FORTUNE -- The return overnight Wednesday of Google's (GOOG) Street View on Apple's (AAPL) mobile devices reminds me of what someone once said on seeing a three-legged dog run. The miracle isn't that it runs well, but that it runs at all.
Street View, of course, is that triumph of brute force data gathering that Google assembled by paying thousands of drivers to log millions of miles going up and down the streets of the world with camera-equipped cars. Street View's block-by-block panoramic views were one of the great losses -- along with dependably accurate street maps -- that iPhone and iPad owners suffered three weeks ago when Apple replace Google's Maps app with its own.
Google is said to be working on a native Maps app that would bring Street View back in all its glory. Meanwhile, it has done the next best thing: Adding Street View to the version of Google Maps that can be reached through a Web browser and installed with a couple of clicks as an icon on the home screen.
Rolling it out in one day was a monumental task, but that's the kind of challenge Google engineers seem to enjoy.
The only trouble is, what Google delivered was not really Street View, but rather Street View-lite. Users around the would reported Thursday morning that there were big, country-size holes in the data. And even where they had been filled in, Street View was slow, buggy and lacking some of original version's best features, like the ability to zoom in for a closer look.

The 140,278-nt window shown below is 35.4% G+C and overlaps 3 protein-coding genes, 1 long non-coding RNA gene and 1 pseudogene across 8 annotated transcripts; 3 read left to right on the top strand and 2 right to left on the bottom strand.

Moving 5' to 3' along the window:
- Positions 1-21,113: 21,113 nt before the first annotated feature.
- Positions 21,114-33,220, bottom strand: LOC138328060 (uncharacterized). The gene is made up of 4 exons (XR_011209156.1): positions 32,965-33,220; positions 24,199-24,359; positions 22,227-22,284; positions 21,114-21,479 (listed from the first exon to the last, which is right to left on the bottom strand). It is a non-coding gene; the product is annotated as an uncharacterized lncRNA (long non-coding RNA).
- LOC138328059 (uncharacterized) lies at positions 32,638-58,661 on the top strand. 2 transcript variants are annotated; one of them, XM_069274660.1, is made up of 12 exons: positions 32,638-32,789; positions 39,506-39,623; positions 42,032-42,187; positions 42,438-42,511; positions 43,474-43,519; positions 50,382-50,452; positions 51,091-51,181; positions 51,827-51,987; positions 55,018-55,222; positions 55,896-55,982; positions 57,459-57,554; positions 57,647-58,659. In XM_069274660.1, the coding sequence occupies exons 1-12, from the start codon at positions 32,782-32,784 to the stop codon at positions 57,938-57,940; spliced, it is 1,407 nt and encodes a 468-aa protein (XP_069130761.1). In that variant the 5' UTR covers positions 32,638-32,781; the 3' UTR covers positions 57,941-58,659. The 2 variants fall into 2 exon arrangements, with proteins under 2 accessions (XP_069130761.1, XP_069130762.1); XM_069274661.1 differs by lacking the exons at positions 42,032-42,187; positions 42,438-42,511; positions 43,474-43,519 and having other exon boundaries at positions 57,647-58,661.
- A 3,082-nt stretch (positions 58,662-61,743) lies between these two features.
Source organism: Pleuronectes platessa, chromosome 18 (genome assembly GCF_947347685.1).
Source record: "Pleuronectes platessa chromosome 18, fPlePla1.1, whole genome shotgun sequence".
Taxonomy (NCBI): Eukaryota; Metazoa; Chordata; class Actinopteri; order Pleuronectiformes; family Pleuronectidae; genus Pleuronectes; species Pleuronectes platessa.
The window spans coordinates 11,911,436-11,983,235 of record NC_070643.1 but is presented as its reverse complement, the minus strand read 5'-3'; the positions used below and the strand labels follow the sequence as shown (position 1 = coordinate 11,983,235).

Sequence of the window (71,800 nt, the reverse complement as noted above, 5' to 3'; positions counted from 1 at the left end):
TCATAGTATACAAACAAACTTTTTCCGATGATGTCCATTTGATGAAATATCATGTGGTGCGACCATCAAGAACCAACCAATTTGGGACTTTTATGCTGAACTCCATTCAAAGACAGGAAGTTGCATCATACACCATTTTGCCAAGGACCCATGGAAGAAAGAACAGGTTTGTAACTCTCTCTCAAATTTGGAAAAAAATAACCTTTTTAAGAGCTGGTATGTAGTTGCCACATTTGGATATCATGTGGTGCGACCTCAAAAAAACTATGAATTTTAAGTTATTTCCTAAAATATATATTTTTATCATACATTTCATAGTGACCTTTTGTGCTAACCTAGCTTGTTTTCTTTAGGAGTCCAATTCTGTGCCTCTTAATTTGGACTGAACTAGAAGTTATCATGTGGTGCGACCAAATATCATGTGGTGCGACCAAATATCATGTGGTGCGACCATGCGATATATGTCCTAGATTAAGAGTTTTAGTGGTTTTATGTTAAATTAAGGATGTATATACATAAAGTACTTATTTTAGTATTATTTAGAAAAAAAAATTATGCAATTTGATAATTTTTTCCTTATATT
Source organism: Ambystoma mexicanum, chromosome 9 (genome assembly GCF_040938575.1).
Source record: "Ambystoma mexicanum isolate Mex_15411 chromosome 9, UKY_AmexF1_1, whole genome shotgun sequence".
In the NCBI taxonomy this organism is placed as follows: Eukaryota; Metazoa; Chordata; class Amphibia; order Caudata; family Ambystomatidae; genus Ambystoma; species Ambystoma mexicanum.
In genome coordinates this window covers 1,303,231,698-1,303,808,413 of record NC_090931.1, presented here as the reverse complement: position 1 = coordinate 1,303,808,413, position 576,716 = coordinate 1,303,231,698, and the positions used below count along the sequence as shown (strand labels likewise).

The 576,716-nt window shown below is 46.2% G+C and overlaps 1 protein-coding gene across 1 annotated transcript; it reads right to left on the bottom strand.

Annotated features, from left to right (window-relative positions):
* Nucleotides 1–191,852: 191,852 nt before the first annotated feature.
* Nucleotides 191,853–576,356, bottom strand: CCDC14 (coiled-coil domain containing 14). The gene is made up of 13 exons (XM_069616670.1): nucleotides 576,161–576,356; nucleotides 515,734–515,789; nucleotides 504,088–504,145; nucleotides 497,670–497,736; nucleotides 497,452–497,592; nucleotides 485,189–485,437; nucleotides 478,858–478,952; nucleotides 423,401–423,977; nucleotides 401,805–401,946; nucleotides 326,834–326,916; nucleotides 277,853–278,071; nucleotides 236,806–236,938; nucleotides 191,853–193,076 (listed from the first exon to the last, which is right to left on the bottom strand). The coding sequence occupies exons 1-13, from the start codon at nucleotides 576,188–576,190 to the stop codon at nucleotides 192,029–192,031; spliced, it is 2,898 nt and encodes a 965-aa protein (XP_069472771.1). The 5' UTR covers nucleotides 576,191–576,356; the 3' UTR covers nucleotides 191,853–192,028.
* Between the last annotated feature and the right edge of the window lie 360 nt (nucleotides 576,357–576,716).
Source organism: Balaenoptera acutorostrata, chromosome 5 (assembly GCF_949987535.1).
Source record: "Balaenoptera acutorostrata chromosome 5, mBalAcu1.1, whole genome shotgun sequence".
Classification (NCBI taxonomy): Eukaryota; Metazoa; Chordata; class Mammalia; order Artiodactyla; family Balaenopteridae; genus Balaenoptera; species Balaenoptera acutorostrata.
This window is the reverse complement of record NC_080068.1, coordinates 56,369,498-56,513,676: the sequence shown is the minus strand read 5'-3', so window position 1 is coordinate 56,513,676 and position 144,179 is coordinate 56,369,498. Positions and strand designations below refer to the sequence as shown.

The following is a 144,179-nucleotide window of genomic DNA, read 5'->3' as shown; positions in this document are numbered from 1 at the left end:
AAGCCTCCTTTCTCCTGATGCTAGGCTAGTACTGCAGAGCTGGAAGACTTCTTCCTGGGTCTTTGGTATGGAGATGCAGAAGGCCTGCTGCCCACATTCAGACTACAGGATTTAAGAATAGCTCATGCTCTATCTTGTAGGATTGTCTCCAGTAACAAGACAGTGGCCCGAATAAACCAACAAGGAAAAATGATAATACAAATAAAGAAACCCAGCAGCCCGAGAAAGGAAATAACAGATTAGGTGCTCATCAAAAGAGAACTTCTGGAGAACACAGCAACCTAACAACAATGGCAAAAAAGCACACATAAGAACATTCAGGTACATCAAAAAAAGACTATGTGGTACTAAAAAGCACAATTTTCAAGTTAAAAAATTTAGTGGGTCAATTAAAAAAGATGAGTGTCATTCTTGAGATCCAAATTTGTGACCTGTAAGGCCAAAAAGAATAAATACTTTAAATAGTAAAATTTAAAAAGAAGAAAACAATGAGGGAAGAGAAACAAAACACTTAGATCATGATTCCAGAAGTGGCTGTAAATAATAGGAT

What I missed most was what made Street View such a killer iPad demo. To show off the device to someone who had never seen one, you could click on almost any location on any road in America and be offered a street-level view of whatever was there.
In the Web version as it currently functions, you have to start at the address of a known business or public transportation stop and work your way to the address you want to get to. To see my house in Brooklyn, for example, means starting seven blocks away at Yummy Taco on Flatbush Avenue.
Sometimes I can make it before Street View crashes Safari, sometimes I can't.
But like the three-legged dog, the miracle is that it runs at all.
Thanks to Gary Ng at iPhoneinCanada for spotting it.
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Mark Gurman, 9to5Mac's teen blogging phenom, reported Friday that Apple (AAPL) is prepared to replace the iPhone and iPad's Map app -- built on Google's (GOOG) back-end mapping data -- with something entirely its own.
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